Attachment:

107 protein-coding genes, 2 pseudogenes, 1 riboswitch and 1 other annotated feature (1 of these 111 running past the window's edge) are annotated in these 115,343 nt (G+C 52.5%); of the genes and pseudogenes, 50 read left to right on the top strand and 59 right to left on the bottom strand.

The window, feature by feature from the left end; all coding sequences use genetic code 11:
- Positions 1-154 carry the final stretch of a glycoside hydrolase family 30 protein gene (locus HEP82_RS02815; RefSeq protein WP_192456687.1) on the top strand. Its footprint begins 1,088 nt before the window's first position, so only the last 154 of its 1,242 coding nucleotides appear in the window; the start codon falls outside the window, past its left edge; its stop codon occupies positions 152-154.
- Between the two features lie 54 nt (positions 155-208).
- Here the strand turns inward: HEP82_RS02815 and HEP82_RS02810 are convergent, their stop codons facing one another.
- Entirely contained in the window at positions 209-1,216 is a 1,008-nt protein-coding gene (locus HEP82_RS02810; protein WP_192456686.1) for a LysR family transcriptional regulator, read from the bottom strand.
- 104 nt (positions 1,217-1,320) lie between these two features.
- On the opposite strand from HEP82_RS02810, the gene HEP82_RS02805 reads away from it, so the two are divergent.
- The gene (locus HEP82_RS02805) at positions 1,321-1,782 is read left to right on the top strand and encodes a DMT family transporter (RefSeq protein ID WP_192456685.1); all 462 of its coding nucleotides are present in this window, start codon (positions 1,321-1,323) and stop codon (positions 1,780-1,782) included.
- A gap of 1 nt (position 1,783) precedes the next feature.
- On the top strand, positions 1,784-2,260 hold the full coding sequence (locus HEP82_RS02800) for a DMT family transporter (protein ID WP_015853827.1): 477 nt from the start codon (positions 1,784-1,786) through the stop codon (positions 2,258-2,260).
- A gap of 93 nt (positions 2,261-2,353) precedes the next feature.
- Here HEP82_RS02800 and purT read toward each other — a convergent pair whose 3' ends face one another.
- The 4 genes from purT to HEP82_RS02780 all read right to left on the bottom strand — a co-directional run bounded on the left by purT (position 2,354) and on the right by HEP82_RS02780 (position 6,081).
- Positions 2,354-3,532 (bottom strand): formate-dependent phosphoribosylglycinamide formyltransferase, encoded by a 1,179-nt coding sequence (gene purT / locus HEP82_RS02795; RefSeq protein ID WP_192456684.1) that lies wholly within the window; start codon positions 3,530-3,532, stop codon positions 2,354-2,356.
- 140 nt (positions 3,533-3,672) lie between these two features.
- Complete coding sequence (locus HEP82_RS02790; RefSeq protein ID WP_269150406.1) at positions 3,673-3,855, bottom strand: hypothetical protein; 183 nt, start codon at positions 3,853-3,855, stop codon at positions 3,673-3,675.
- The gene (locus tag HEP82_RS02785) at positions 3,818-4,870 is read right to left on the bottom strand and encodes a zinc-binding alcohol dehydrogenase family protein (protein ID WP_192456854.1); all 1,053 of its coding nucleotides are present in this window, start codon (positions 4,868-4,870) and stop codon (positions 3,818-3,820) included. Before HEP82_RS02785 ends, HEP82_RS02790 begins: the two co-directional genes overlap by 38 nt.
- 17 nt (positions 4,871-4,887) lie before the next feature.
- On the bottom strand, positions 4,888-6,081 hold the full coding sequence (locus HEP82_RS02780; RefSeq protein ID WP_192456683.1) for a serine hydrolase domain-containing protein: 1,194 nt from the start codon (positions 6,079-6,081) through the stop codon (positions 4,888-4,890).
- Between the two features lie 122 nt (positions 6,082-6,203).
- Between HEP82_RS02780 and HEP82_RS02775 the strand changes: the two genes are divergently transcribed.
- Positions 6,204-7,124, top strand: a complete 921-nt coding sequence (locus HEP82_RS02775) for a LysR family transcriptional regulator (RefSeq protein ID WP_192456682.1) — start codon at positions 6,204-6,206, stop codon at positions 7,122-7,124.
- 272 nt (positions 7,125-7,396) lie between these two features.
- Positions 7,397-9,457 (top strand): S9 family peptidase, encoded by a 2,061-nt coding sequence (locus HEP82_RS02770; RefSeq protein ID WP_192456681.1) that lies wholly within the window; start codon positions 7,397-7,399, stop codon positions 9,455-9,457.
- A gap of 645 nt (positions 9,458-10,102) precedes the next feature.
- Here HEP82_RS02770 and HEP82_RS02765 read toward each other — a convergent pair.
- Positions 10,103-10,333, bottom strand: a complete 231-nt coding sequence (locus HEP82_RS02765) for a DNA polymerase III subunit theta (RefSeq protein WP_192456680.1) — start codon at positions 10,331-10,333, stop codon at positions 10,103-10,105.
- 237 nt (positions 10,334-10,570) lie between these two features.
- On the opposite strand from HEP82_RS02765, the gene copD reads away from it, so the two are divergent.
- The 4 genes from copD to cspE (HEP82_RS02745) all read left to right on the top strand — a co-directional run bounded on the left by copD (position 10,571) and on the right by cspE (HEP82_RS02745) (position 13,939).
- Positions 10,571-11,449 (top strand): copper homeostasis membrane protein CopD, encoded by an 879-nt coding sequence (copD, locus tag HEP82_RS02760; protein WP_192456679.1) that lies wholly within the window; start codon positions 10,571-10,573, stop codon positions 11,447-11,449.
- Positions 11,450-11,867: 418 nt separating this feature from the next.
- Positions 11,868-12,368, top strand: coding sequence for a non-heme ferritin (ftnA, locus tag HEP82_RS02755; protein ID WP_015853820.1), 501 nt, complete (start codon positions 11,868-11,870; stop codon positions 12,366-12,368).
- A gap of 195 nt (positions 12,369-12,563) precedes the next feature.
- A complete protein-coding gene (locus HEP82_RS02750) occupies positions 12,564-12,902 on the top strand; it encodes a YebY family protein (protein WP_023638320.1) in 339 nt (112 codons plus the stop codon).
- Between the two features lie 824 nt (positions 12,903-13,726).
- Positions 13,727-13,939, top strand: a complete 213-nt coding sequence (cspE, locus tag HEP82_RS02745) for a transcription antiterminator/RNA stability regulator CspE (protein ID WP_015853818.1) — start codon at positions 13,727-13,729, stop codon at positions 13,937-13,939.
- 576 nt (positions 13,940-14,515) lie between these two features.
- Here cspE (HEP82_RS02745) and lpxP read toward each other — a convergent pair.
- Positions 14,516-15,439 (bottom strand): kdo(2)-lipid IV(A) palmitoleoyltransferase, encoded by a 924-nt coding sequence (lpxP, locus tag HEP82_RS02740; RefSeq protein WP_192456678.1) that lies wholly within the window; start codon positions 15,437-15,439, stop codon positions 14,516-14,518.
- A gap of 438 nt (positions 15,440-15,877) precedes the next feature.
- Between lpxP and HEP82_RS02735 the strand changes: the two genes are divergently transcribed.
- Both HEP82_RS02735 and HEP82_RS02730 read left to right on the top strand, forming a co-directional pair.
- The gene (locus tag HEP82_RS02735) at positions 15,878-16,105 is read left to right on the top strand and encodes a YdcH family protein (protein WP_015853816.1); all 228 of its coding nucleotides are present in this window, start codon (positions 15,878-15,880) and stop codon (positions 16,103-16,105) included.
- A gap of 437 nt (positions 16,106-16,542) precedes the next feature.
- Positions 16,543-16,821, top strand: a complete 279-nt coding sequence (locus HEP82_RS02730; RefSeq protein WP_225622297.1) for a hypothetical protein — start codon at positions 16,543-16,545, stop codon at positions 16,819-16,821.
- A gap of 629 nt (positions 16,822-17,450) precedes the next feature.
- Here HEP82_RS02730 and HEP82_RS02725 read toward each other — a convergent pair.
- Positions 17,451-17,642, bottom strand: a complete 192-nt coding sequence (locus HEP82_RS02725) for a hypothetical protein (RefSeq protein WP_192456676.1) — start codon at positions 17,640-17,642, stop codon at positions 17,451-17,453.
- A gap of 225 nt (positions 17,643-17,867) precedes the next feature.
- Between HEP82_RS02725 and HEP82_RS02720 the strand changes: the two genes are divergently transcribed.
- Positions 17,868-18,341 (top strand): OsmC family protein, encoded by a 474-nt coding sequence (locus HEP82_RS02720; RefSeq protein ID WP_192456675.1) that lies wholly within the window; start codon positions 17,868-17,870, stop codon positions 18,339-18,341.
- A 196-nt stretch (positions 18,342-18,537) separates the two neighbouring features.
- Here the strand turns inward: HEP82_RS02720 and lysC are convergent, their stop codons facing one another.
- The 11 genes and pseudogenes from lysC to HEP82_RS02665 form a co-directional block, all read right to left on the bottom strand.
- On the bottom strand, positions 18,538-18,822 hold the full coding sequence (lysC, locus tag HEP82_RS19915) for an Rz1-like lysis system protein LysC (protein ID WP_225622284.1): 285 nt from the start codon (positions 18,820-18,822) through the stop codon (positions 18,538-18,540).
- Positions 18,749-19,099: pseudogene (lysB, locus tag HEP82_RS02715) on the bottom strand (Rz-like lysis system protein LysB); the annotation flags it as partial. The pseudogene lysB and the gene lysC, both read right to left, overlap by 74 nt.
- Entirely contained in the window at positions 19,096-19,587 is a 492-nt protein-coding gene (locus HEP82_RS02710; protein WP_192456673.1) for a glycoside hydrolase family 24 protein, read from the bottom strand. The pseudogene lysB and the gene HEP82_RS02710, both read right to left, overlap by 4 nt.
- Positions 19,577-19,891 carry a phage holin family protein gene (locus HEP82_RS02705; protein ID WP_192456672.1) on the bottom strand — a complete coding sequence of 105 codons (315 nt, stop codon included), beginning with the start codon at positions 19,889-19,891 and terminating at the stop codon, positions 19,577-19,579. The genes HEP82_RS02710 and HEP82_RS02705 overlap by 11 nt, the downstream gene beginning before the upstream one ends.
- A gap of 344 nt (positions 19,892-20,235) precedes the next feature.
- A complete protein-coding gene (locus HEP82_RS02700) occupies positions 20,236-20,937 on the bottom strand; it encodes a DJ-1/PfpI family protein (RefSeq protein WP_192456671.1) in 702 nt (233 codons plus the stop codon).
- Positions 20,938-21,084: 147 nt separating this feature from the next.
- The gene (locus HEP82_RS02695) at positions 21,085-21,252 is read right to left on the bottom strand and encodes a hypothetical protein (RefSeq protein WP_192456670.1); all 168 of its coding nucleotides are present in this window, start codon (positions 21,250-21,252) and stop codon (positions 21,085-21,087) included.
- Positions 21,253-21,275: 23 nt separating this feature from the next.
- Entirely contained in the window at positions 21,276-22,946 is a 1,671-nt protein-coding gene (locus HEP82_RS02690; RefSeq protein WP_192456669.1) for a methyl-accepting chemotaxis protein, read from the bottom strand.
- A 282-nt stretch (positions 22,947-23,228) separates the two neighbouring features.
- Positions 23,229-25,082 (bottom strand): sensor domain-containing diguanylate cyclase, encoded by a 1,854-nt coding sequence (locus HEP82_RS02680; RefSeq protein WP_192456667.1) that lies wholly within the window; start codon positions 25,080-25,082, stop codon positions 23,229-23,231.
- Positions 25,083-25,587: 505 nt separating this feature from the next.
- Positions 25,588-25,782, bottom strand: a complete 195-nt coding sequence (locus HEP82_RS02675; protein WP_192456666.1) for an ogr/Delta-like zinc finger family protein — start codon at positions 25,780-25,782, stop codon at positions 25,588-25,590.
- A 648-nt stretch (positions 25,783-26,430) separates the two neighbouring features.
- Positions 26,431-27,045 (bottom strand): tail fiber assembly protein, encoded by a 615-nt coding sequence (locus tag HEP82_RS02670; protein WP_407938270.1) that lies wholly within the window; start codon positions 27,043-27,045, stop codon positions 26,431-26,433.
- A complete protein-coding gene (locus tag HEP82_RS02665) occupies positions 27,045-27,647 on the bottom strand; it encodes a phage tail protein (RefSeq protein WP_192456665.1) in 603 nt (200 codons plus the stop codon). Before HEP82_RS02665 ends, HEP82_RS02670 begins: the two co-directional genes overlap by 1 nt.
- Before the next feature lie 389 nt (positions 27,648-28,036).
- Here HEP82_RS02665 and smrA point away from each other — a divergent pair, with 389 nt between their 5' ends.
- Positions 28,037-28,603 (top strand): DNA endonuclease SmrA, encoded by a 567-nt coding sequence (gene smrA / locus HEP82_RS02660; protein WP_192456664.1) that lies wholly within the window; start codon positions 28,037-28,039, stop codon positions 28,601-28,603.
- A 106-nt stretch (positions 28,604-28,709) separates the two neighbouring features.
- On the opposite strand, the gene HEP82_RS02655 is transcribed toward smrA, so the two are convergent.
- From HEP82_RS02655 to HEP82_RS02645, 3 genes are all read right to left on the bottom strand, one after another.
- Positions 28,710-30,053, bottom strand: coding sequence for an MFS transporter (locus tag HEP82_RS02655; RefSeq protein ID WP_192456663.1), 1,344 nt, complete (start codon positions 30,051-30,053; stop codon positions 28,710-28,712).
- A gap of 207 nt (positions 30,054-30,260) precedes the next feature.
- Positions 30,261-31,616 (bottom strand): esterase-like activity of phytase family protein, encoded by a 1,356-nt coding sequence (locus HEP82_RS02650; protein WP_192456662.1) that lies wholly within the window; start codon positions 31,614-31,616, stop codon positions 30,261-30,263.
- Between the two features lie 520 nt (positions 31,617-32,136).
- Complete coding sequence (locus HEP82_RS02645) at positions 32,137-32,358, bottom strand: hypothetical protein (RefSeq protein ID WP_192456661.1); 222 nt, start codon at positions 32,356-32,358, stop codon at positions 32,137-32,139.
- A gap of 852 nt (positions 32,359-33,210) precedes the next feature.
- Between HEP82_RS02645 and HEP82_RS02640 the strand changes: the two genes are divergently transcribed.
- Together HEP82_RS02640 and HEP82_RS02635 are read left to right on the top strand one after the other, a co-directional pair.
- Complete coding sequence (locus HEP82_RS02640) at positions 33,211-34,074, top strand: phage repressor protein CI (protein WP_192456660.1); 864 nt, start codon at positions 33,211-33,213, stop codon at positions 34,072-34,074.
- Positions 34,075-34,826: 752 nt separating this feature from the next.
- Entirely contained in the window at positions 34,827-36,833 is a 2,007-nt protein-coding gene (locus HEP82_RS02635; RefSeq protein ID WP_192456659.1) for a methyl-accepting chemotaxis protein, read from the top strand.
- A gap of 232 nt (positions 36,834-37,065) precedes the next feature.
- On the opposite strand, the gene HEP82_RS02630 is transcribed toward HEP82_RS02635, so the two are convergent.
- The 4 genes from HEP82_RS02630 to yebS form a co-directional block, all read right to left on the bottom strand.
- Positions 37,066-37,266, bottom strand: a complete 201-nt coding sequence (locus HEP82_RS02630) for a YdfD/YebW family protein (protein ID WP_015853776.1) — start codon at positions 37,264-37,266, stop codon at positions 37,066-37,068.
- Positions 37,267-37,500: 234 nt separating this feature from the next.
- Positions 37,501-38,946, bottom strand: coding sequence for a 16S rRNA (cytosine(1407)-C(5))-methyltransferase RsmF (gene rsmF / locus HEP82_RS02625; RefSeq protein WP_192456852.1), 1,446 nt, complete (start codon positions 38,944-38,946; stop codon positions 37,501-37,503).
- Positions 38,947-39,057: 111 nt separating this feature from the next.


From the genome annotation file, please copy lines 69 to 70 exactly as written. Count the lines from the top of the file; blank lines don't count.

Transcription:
- Positions 25,083-25,587: 505 nt separating this feature from the next.
- Positions 25,588-25,782, bottom strand: a complete 195-nt coding sequence (locus HEP82_RS02675; protein WP_192456666.1) for an ogr/Delta-like zinc finger family protein — start codon at positions 25,780-25,782, stop codon at positions 25,588-25,590.